What you need to know about trademarks

A trademark is a sign that is capable of being represented graphically and is used in commerce to distinguish the goods and/or services of one undertaking from those of another.

It can be either a letter, number, word, phrase, logo, shape, colour, sound, picture, aspect of packaging or any combination of these.

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Why do trademarks need protection?

Your trademark can quickly become your single most valuable asset.

Happy consumers will buy your product again, but need a distinguishing sign to identify it from the sea of competitive products out there.

Make sure you provide them with a memorable sign and protect it from being copied and taken advantage of.

intellectual property

What makes a trademark registrable?

Intuitively, one might think:

A trademark has to be memorable, unique, with a sprinkle of funny perhaps.

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memorable trademarks; intangible assets; intellectual property rights

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Trademark Law says: Trademarks have to be able to distinguish the products/services of one undertaking from another. The distinctiveness of trademarks must always be judged in the light of the goods and/or services for which registration is sought.

intellectual property rights

For example, it cannot be a term, shape or image commonly used in the relevant industry to indicate the properties of the goods and/or services associated with the trademark.

So, in theory, unless you are offering cat chauffeur services, the above image should be registrable for virtually anything.

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Well, that is not the full picture. The distinctiveness of your trademark also depends on how it is perceived by the relevant consumer in relation to the goods/services at hand.

If the relevant public perceives it as anything different from an indication of origin for the associated goods/services it is deemed non-distinctive and hence non-registrable.

Now imagine the driving cat image printed on a T-shirt, which is a product your company manufactures and offers for sale. Would you see the image as an indicator of origin or simply an integral part/characteristic of the product?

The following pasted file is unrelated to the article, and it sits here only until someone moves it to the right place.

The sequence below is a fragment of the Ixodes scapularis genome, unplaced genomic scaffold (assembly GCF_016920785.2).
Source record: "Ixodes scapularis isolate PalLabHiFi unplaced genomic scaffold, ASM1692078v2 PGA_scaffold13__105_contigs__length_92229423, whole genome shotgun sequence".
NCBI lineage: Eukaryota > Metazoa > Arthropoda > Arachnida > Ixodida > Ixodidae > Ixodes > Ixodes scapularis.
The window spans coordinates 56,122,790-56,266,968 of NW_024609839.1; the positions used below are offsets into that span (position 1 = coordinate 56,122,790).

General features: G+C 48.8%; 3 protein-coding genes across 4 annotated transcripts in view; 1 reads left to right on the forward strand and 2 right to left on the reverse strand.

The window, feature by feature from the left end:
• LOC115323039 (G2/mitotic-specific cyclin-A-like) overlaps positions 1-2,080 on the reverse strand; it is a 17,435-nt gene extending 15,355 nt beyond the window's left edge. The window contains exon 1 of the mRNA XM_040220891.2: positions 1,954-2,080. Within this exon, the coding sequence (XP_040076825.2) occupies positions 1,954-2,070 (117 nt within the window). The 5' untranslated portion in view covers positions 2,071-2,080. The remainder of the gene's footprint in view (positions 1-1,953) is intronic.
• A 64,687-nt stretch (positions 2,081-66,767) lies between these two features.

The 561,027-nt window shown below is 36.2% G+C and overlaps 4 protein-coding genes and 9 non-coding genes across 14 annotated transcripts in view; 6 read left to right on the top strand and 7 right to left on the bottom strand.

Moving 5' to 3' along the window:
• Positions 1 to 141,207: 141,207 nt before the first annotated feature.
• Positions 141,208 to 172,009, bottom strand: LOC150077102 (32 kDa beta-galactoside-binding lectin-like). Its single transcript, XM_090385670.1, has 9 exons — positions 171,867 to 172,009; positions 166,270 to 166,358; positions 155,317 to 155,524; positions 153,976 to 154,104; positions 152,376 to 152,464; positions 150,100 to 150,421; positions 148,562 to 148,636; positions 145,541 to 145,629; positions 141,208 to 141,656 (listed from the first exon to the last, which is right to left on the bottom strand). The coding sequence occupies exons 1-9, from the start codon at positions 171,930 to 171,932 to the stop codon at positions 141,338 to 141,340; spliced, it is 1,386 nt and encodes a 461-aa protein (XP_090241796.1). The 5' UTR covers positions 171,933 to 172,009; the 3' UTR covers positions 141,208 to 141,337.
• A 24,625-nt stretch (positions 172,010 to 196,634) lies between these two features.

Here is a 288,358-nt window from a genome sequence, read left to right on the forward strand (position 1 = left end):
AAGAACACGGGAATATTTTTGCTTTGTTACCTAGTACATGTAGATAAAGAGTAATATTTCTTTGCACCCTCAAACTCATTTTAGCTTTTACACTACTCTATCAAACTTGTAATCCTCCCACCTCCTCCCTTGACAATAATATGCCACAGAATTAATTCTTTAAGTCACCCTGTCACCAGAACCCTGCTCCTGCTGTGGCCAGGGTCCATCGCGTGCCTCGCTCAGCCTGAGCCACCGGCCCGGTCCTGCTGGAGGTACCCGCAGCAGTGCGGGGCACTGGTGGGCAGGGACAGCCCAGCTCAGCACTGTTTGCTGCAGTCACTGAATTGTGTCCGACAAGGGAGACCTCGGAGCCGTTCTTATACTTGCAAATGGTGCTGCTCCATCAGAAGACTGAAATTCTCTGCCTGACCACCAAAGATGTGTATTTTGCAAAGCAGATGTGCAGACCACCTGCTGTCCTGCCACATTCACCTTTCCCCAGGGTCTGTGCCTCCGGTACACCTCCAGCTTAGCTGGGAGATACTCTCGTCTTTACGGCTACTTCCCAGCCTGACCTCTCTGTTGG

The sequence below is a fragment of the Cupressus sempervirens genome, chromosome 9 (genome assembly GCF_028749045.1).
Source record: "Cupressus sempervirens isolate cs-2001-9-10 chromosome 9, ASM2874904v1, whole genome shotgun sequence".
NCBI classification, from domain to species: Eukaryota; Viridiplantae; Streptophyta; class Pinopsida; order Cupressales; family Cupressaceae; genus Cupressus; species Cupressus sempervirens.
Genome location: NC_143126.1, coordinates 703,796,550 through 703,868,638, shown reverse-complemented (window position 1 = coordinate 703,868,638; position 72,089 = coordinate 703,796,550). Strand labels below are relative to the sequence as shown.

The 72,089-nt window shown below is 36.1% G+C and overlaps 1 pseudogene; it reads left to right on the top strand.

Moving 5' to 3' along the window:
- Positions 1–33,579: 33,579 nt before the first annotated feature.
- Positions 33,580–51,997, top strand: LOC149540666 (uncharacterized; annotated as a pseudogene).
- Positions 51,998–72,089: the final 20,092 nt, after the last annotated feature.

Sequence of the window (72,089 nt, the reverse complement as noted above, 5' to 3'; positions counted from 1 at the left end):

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Protect your intangible assets.

While few of us have brilliant business ideas that would merit IP protection under Patents or Registered Designs, there is no excuse for not protecting a trademark. The cost of a basic community trademark application is €850. If successfully registered a EUTM provides you with protection in all 28 member states of the European Union.

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Types of trademarks

registrable word trademarks; registrable verbal trademarks


A lot of famous brand names consist of just one word. Words are commonly registered as trademarks.

You can register a word as a trademark under certain conditions, e.g. as long as it is not descriptive of the goods and/or services associated with that trademark.

registration logos / figurative marks


A logo is a small design, symbol or emblem that is commonly adopted by commercial enterprises to aid identify and promote its products and/or services.

Logos do not need to be elaborate and can be registered as long as they do not generically depict the goods and/or services associated with the trademark.

registrable logos / designs / words / letters


A trademark could also be a combination of letters/words and a design.

To be registrable, at least one of the elements has to be non-descriptive of the goods and/or services associated with the trademark.

registrable slogans trademarks


Slogans are memorable phrases generally employed in advertising campaigns. These can also be registered as trademarks as long as they contain fanciful expressions that stretch beyond generic laudatory statements.

registrable three dimensional trademarks; registrable shape trademarks


A 3D shape can be registered as a trademark if it distinguishes the product for which registration is sought from the products of other companies.

In case of three-dimensional trademarks, however, determining the distinctiveness could be more difficult than is the case with word or figurative trademarks. Only trademarks that significantly deviate from the norm or from what is common in the sector involved, and therefore can serve to indicate origin, are distinctive. 3D or shape trademarks are registered to protect the visual appearance of a product, but not how that product works.

registrable colour trademarks; registrable colour brands


If a colour or a combination of colours is able to perform the trademark function of uniquely identifying the commercial origin of products or services, then it can be registered as a trademark.

In the European Union, an applicant for a EU trademark or a national trademark in the EU has to prove an enhanced distinctiveness through use, as a colour as such is not considered to be a distinctive 'trademark'

Colour is seen as extremely important in branding. It is argued that when someone looks at a logo, the colour is the foremost thing they remember. This is why brands go to great lengths to protect their brand colours.

Can you guess which brands the colours below are associated with?